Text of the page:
I’m as close to the fights as you can get. I’m sitting on the apron. I’m touching the cage, literally. And there’s moments where I can’t see what’s happening, because they’ll be fighting, hidden behind a pole or in a corner. I have to look in the monitor to see what’s going on so I can commentate correctly.
And if I have to look at a monitor to commentate correctly, for sure someone has to look at a monitor to judge correctly.
I have to see what a guy’s doing. I have to see what his arms are doing: "Oh, he’s setting up a choke," or "He’s setting up an arm bar." And sometimes, you can’t see it from just looking at it.
But from the monitor … you can see things you can’t see otherwise. Those things are very important as far as judging which guy’s winning the fight and which guy’s not.
ELFMAN: What are you thoughts on the mergers?
ROGAN: UFC has already merged with the WEC, and now they’ve purchased Strikeforce. It’s only going to get better. It’s only going to make more fights, and more dream fights. For the fans, it’s an amazing thing.
For instance, Georges St-Pierre is now going to fight Nick Diaz. Nick Diaz is the long-time Strikeforce champion and former UFC fighter who’s gotten so much better since he’s left the UFC. And now he’s gonna get to fight Georges St-Pierre in October.
ELFMAN: You’re in Vegas so much, why don’t you live here?
ROGAN: You like living in Vegas? Really?
ELFMAN: Yeah, it’s the best city in the world.
ROGAN: I hear that from some folks. And from other folks, I hear it’s a soulless void — the event horizon of suck, and you have to get out of it before it steals your soul. I don’t know who’s right.
I love the restaurants. If you’re into nightlife, there’s no better city on the planet. It’s great for touring shows, and touring musicians.
ELFMAN: Well, you have kids, so you’re probably concerned about raising kids here?
ROGAN: You have to watch them 24 hours a day. It’s like bags of money. You’re children are like something that someone wants to steal.
ELFMAN: I’ve seen you talk up N9Ne Steakhouse on Twitter. What else are your favorite places here?
ROGAN: N9NE is my favorite. Craftsteak at MGM. And there’s a steak place at Mandalay Bay. I’m a carnivore. I like meat.
ELFMAN: I’ve seen you write on Twitter that steak has to be grilled at home a certain way.
ROGAN: You can’t have propane. You gotta have real fire to really ignite your caveman instincts. You want to get the real manly outdoor cooking effect. That’s really imperative.
ELFMAN: I’m not going to ask you to do your standup act for me, but what’s on your mind in your standup lately?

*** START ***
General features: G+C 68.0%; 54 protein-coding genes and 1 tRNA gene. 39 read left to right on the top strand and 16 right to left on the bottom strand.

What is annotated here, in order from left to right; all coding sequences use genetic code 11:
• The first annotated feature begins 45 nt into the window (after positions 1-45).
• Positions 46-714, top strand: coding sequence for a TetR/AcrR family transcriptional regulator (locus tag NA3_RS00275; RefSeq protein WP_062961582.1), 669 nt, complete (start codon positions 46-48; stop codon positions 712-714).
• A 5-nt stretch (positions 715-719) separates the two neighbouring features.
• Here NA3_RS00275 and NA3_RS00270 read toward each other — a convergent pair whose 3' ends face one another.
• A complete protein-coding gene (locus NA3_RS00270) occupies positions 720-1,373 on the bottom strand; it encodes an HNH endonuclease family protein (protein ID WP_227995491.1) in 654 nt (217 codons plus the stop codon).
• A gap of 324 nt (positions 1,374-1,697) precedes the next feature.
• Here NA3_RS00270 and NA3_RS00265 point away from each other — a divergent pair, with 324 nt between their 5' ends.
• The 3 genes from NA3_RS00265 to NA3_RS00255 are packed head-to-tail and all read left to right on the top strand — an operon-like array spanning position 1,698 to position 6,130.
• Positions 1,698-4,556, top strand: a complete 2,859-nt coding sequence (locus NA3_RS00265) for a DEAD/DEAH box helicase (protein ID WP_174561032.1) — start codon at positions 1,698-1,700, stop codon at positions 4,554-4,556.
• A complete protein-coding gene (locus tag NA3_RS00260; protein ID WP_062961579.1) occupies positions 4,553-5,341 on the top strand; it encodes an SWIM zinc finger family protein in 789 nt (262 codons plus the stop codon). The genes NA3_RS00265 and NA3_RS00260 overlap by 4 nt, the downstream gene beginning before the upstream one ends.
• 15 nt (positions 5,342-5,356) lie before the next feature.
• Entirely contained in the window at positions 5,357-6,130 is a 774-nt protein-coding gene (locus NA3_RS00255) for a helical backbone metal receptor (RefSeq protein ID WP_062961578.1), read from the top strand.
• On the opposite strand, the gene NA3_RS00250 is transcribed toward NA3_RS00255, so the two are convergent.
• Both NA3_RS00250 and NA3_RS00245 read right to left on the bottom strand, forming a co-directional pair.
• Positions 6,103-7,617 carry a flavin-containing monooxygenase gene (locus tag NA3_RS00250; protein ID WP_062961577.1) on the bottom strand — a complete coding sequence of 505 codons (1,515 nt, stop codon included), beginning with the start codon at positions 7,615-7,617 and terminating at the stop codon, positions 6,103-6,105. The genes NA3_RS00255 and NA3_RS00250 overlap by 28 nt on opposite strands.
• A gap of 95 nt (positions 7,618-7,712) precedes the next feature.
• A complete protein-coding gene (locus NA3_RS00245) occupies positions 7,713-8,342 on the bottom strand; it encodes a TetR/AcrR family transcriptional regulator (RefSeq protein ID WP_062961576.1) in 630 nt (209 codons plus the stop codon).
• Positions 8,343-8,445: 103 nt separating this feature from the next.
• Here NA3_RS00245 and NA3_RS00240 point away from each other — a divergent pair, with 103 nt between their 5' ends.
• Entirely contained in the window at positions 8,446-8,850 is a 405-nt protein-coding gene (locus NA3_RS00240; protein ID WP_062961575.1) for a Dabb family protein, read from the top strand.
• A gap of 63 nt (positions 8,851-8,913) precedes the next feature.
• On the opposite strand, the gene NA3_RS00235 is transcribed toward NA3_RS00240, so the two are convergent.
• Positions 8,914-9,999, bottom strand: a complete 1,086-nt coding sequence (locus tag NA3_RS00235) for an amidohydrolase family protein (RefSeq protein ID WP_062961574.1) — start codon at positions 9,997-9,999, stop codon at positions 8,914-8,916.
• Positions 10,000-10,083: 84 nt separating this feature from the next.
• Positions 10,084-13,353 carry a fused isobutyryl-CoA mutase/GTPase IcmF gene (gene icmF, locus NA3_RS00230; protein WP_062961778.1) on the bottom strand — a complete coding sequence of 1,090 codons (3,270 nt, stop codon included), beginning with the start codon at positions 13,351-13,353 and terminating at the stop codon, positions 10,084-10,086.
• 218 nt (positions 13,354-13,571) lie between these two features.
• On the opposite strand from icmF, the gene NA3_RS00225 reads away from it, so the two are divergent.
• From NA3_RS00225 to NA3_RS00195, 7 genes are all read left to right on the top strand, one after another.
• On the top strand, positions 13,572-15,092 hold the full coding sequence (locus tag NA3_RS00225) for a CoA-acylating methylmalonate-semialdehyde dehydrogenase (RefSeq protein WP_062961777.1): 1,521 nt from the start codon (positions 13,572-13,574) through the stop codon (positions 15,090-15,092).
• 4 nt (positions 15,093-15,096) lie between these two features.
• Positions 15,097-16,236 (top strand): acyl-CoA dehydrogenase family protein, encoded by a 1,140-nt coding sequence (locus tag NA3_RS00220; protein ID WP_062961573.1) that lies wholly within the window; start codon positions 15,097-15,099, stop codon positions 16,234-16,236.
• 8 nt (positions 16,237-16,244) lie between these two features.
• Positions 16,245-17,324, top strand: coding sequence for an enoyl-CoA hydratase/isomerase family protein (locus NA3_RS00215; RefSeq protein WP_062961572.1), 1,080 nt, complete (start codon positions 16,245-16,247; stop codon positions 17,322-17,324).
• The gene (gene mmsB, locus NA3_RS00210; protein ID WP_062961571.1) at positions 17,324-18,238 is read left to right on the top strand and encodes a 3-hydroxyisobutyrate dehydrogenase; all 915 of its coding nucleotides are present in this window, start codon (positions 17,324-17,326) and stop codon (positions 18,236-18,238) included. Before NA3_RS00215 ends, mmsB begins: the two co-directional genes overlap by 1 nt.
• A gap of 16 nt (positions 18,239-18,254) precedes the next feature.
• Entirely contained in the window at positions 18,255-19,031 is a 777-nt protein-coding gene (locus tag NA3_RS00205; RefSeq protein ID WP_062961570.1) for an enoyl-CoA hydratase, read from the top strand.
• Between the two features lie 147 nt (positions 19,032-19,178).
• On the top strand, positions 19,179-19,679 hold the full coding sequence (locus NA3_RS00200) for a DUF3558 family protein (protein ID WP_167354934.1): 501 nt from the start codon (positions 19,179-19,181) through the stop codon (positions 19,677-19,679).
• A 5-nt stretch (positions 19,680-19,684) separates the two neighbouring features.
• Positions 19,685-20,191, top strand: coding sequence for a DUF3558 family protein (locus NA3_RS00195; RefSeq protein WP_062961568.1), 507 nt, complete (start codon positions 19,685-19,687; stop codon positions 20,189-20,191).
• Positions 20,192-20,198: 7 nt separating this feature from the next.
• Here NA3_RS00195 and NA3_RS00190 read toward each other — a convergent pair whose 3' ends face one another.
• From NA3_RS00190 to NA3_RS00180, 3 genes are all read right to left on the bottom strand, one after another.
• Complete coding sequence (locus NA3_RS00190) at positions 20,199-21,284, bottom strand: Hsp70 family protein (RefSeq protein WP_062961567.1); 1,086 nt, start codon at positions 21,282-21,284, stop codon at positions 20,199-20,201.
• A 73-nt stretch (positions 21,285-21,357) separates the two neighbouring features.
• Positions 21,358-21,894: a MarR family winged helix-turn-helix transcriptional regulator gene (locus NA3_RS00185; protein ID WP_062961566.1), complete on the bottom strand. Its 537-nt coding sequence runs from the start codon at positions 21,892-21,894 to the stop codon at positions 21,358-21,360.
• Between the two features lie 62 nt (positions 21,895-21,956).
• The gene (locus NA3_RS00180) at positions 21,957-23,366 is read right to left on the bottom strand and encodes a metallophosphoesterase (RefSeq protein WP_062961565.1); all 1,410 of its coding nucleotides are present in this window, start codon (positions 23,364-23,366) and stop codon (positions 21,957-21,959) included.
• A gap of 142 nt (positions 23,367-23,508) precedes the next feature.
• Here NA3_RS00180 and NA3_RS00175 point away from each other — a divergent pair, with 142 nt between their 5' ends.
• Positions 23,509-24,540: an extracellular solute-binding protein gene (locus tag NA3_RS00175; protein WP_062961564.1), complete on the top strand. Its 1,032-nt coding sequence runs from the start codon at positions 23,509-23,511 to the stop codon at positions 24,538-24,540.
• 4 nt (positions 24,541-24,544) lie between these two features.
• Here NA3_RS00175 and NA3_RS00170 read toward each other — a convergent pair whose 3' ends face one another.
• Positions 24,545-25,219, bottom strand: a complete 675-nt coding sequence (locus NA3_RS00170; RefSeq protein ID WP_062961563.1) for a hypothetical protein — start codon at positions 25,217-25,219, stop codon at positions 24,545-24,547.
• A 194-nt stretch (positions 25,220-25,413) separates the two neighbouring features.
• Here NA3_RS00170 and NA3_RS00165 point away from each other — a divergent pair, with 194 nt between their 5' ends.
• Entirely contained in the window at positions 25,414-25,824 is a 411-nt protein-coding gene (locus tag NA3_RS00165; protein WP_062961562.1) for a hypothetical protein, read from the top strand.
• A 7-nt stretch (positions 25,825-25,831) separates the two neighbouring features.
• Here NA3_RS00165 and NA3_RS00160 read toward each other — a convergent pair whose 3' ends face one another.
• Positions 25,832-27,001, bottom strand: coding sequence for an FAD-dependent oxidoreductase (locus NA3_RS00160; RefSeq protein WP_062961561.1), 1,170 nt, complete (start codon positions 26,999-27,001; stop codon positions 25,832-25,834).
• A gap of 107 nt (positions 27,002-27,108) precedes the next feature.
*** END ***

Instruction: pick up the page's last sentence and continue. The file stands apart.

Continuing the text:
ROGAN: The world through my eyes. Having kids. The apocalypse. The impending technological singularity. What can we do to make this life more enjoyable.
ELFMAN: When you say “apocalypse,” are you worried about 2012?
ROGAN: I’m not worried about that, as far as, “The date is coming!”
But I think the impending technological singularity is something we should all be thinking about. … There’s an acceleration of technology that is undeniable. The exponential increase in everything from processing power to innovation to artificial intelligence.
There’s so much going on right now, scientifically and technically, that it’s unavoidable that we’re going to reach some point zero — some point where everything completely changes, even more radically than what has changed since the advent of the Internet.
We’re on the verge of spectacular discoveries, scientifically.
And that is, if we don’t blow ourselves up, or if we don’t get hit by an asteroid, of if the polar icecaps don’t shift, or if the super volcano in Yellowstone Park doesn’t blow and kill everyone on the continent. There’s a lot going on.
ELFMAN: I saw your Tweet about black holes wandering through the sun.
ROGAN: It’s crazy to think about wandering black holes, wandering through our galaxy. …
They also believe inside every galaxy is a super massive black hole that is one-half of one percent of the entire mass of the entire galaxy.
The most recent speculation is, inside that black hole may well be an entire other universe … that inside every black hole there’s hundreds of billions of galaxies, each with black holes inside of them, and when you go through that black hole, hundreds of billions of galaxies more — each with black holes! The whole thing is entirely fractal and never-ending, and it just keeps going on and on and on. You can’t even wrap your head around it.